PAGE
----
RINA okays Med Marine’s methanol dual-fuel tugboat design
Classification society RINA has granted approval in principle (AiP) for a methanol dual fuel tugboat designed by Turkish shipbuilding company Med Marine.
The AiP was delivered during a ceremony held in Istanbul, Turkey, at the International Tug & Salvage Convention on 29 September 2022.
The vessel design features 24.25 meters of length, with a draft of 3.75 meters. It will have a bollard pull of around 40 tonnes. Furthermore, the ship will be equipped with a methanol, dual-fuel engine.
Med Marine’s service areas are towage, pilotage, emergency response, salvage and wreck removal, pollution prevention and chartering.
“RINA supports the shipping industry’s initiatives aimed at decarbonizing the sector. We are delighted with the results of the hard work of Med Marine and to have granted the Approval in Principle for this methanol dual fuel tugboat,” Konstantinos Papalexopoulos, Marine Southern Europe Area Operations at RINA commented.
He added that this alternative fuel is gaining increasing attention and will be part of the mix to achieve the International Maritime Organisation’s (IMO) targets and possibly develop zero-carbon vessels.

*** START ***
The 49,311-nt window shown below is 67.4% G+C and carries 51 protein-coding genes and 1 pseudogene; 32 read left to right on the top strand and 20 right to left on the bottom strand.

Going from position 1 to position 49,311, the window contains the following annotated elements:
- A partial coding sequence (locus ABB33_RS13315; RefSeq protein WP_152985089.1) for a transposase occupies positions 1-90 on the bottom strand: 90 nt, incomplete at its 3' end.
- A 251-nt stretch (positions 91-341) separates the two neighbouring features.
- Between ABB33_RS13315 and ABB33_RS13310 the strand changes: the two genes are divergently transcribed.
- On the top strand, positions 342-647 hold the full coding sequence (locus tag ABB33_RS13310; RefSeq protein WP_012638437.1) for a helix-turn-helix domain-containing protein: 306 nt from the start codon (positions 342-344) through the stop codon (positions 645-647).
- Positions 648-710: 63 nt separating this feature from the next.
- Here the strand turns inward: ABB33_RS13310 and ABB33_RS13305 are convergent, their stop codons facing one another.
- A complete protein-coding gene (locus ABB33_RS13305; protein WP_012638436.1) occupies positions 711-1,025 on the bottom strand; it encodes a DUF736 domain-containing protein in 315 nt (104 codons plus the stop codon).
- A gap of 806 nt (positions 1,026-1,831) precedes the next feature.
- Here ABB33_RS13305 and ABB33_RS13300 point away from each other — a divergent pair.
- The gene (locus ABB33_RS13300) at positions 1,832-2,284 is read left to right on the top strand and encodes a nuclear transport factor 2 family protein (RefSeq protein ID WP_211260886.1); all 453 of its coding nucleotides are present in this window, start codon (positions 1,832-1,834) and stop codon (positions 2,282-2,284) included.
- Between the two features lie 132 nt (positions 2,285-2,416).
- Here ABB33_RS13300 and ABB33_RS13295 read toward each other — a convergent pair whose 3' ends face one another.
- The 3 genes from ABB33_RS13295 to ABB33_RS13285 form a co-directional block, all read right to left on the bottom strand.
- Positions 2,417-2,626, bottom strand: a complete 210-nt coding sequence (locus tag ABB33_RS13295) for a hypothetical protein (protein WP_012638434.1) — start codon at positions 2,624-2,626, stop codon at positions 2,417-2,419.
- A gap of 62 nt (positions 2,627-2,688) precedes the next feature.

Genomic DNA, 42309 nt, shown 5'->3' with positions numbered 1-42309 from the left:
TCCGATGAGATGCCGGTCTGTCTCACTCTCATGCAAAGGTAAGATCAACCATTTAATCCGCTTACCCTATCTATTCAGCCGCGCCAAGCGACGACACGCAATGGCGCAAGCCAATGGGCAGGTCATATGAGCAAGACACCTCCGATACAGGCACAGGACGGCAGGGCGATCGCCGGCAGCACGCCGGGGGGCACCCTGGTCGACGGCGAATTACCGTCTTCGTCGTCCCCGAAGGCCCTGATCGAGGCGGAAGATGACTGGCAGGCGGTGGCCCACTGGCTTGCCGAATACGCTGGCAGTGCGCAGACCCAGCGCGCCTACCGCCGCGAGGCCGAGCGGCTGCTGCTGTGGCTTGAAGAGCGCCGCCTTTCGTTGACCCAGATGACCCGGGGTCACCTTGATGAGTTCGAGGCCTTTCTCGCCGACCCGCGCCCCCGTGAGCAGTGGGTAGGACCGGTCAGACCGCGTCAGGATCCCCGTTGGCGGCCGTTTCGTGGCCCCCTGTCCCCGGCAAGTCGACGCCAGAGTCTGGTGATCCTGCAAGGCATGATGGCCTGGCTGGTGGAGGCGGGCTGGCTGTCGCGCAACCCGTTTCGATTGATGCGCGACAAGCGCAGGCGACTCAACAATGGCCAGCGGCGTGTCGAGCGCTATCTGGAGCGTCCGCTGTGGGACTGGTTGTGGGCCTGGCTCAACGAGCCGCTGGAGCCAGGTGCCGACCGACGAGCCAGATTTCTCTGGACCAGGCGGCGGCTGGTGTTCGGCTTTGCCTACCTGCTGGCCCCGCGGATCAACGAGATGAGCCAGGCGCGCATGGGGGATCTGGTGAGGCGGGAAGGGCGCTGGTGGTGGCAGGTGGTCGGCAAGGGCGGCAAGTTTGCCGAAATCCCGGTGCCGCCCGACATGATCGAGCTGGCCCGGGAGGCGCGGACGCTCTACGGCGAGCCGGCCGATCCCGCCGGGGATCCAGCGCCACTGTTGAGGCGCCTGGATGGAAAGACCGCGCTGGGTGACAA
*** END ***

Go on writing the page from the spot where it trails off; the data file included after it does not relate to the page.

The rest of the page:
The surging demand over the past 12 months has been triggered by the shipping industry’s accelerating decarbonization drive, which has seen over 40 methanol-powered ships added to the ordering tally.
Container shipping companies have been at the forefront of the recent ordering spree led by industry majors A.P. Moller Maersk, and more recently, Chinese shipping major COSCO Shipping Holdings.
Last week, the company announced an order for the construction of twelve 24,000 TEU methanol dual-fuel containerships worth $2.87 billion. The delivery of the newbuilding containerships will be spread across 2026 and 2028.
Meanwhile, Maersk has in total ordered 19 vessels with dual-fuel engines able to operate on green methanol. The container shipping heavyweight said that when all 19 vessels on order are deployed and have replaced older vessels, they will generate annual CO2 emissions savings of around 2.3 million tonnes.